Linked by Thom Holwerda on Tue 1st Nov 2011 21:31 UTC, submitted by Z_God
KDE Disappointed with KDE 4's performance and other shortcomings, Timothy Pearson continued KDE 3.5 development under the name Trinity. Today the first third major update of the Trinity Desktop Environment is released, providing an alternative upgrade path for KDE users who do not feel comfortable with KDE 4.
Permalink for comment 495336
To read all comments associated with this story, please click here.
RE[3]: What's going on?
by Gone fishing on Wed 2nd Nov 2011 14:12 UTC in reply to "RE[2]: What's going on?"
Gone fishing
Member since:

Lemur2 I always enjoy reading your comments – even – especially when they are robust, however you write

No. Wrong. The KDE4 desktop lacked polish and was incomplete and quirky back in 2008 when it was first released. It has put all that well behind it now, and is quite polished and easily THE most complete desktop of any.

But I wrote

These new desktop environments are released early lack polish and are incomplete and quirky. However, all of them either do or in the very near future will offer a complete and engaging user experience, even if there is some learning curve for users of older desktops. The old tree menus seem to be a thing of the past.

Which is true of KDE when it was released it was incomplete and quirky and it now offers a complete and engaging user experience.

I am sure much of what you say about KDE is true, I'm sure the activities thing is a very powerful tool and it is my fault that I haven't spent more time working out how to use it. - I don't like the kicker menu and that is what we are intended to use not the classic menu but that a minor niggle. I suspect the reason that I don’t like KDE is more to do with a dislike of Kubuntu over Ubuntu and the fact that I find Opensuse a little bloated and unresponsive. I don’t have the time at the moment to set up another OS and learn to use it, but it’s not out of the question in the near future.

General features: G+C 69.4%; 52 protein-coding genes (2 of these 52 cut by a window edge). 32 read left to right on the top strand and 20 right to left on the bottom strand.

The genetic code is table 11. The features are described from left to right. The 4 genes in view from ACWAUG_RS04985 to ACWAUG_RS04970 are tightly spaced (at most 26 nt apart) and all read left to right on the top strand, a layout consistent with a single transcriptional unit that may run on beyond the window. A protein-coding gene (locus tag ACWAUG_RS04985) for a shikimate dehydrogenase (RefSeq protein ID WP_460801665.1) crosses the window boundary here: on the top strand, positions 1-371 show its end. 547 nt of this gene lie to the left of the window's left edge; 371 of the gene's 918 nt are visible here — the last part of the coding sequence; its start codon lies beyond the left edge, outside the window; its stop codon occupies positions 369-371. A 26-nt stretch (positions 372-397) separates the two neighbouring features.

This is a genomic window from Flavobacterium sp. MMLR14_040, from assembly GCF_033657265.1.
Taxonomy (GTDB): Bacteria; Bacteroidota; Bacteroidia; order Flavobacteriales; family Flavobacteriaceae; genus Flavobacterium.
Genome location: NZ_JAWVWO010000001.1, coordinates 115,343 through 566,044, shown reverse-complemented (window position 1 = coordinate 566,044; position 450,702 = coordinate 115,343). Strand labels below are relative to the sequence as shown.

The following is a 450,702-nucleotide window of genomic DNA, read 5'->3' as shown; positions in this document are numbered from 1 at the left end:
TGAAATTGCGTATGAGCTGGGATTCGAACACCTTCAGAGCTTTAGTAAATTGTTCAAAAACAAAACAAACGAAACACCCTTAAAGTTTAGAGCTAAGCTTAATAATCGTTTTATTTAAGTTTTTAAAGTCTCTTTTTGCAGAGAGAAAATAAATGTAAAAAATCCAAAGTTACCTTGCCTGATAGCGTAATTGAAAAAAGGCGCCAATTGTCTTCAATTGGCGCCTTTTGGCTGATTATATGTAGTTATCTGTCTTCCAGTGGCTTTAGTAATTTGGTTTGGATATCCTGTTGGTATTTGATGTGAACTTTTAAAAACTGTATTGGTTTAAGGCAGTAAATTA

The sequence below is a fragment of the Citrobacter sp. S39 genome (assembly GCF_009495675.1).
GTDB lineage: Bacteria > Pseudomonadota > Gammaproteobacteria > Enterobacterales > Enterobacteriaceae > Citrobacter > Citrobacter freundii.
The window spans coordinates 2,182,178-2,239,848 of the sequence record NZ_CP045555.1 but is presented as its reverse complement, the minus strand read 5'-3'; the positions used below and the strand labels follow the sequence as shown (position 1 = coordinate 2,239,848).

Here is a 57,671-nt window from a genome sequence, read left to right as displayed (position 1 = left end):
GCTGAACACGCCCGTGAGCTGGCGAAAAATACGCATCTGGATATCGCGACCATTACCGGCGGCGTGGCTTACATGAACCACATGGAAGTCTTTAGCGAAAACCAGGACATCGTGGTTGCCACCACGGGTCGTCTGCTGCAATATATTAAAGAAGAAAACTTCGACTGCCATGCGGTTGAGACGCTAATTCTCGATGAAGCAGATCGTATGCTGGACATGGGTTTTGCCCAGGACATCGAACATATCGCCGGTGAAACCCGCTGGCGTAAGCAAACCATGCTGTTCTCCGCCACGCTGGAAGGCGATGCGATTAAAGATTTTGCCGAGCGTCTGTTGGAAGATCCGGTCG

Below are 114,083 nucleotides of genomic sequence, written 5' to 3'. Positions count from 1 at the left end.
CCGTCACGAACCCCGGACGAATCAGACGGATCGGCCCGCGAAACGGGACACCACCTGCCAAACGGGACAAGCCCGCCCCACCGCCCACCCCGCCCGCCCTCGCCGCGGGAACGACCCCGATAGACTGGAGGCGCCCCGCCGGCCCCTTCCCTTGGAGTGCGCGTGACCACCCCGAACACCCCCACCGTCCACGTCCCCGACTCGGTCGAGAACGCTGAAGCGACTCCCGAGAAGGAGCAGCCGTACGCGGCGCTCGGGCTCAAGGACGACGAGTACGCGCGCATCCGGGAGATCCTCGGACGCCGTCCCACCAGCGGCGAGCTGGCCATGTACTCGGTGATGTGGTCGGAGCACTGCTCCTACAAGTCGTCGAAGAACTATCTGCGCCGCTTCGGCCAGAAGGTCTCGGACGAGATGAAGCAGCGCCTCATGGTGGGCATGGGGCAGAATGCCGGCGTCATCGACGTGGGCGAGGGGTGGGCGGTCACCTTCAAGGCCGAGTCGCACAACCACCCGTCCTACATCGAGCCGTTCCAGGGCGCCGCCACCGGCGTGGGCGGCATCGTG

Like I said

if you are prepared to be a little tolerant and climb a little learning curve the DEs will be as good or better than proprietary ones.

Your point is that KDE is already better than a proprietary desktop and I have no issues with that – my point is that shortly we are likely to have at least 3 DEs that are better than a proprietary desktops and a little patience and tolerance wouldn’t be a bad thing.

Reply Parent Score: 2